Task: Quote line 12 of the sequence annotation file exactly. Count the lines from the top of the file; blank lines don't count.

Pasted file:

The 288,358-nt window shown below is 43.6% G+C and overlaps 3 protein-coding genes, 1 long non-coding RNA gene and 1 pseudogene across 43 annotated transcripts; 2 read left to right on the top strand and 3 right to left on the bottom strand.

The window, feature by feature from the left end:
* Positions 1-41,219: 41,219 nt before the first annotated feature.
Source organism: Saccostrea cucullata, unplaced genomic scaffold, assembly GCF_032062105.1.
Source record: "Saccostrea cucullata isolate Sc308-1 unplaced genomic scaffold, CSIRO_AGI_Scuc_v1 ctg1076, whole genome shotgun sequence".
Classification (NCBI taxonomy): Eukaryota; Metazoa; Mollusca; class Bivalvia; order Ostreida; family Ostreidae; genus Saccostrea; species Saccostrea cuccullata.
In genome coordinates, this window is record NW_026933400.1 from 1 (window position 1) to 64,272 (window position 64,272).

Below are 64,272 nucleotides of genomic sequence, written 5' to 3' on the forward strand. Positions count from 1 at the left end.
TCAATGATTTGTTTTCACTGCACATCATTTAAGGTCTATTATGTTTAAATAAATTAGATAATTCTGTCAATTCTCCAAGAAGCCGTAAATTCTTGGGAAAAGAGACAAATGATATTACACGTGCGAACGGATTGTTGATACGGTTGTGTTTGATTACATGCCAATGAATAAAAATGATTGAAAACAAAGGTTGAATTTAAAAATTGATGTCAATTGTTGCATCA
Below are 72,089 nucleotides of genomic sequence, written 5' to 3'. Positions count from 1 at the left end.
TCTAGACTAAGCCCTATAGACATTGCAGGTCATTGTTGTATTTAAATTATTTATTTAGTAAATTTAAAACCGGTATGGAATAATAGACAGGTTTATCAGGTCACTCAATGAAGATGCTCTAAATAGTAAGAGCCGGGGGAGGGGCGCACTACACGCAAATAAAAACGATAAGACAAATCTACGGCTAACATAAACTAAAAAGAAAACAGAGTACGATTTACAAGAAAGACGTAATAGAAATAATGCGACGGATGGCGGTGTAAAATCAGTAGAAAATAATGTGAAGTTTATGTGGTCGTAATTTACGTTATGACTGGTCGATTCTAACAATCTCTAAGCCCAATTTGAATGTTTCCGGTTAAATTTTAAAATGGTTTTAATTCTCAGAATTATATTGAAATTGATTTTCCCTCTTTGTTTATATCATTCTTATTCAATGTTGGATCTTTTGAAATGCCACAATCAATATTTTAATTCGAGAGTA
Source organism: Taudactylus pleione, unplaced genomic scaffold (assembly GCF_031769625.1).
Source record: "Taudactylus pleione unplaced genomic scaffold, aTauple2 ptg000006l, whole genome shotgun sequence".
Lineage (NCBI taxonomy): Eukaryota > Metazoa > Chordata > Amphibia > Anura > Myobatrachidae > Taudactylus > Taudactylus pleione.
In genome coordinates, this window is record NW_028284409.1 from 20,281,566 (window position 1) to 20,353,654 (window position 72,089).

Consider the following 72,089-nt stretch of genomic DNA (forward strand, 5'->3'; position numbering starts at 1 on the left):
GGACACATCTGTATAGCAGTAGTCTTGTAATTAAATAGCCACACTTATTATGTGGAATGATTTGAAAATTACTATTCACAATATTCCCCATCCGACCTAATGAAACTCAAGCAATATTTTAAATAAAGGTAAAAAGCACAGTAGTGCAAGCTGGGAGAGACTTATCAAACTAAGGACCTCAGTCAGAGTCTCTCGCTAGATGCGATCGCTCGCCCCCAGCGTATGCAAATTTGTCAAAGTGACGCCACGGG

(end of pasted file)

Source organism: Taudactylus pleione, unplaced genomic scaffold (assembly GCF_031769625.1).